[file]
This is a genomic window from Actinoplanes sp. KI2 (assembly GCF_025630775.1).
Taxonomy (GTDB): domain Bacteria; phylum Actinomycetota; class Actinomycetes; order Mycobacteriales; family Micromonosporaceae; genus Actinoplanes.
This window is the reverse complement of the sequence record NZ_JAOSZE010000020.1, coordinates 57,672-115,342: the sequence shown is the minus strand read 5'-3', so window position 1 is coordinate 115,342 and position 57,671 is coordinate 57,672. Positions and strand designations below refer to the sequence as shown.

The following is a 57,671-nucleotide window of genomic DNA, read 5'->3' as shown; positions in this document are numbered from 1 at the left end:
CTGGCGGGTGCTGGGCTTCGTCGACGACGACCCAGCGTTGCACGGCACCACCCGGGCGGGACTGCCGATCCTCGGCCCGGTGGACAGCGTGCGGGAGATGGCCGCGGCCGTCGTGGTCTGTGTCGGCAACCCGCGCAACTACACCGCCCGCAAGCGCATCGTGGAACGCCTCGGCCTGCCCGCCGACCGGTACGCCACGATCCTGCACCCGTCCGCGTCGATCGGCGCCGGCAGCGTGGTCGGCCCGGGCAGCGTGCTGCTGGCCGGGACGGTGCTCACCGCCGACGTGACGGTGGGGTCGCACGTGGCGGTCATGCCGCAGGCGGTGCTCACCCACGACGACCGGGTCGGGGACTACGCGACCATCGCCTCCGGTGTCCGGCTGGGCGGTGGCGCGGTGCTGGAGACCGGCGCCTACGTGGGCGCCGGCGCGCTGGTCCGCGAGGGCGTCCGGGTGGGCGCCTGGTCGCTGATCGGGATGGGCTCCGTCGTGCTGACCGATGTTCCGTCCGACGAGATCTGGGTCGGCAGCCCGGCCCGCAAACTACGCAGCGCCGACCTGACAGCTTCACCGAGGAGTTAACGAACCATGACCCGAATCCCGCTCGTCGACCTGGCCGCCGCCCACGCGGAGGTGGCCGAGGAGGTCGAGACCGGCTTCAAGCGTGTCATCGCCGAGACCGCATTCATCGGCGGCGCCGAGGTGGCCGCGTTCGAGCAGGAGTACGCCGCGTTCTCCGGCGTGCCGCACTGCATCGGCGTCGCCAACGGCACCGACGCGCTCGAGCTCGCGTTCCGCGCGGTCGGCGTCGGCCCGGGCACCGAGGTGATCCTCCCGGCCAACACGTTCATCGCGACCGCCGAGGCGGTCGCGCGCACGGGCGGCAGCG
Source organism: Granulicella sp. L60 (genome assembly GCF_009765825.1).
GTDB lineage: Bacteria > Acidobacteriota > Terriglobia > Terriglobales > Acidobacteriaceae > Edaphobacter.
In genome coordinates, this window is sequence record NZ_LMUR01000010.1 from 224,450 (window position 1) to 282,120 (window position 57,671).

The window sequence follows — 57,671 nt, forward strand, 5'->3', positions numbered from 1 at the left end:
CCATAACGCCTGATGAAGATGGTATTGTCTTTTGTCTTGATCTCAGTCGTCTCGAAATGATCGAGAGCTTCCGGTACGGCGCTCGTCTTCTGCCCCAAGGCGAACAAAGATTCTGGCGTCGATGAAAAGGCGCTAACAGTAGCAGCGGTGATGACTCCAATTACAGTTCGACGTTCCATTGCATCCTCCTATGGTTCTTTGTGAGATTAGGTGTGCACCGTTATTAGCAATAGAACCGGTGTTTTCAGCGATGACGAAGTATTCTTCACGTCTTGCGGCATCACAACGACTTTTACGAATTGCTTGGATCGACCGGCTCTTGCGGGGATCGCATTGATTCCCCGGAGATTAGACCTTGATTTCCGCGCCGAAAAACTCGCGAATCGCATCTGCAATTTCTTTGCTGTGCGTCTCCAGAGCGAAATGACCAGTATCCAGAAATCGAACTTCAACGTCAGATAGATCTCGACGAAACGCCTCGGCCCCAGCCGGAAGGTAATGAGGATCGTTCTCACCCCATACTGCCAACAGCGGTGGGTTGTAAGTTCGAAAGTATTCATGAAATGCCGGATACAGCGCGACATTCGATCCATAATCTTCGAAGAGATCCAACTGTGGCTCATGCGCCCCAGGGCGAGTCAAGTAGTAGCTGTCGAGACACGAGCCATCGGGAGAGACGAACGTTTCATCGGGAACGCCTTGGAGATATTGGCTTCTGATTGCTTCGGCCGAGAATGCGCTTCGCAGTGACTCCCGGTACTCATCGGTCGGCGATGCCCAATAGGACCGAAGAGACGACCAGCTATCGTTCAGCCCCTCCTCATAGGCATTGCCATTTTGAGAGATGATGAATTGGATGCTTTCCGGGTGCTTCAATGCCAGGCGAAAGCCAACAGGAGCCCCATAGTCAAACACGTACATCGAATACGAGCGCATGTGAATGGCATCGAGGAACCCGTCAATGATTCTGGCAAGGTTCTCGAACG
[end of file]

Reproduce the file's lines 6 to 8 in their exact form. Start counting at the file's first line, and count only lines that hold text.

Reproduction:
Source organism: Granulicella sp. L60 (genome assembly GCF_009765825.1).
GTDB lineage: Bacteria > Acidobacteriota > Terriglobia > Terriglobales > Acidobacteriaceae > Edaphobacter.
In genome coordinates, this window is sequence record NZ_LMUR01000010.1 from 224,450 (window position 1) to 282,120 (window position 57,671).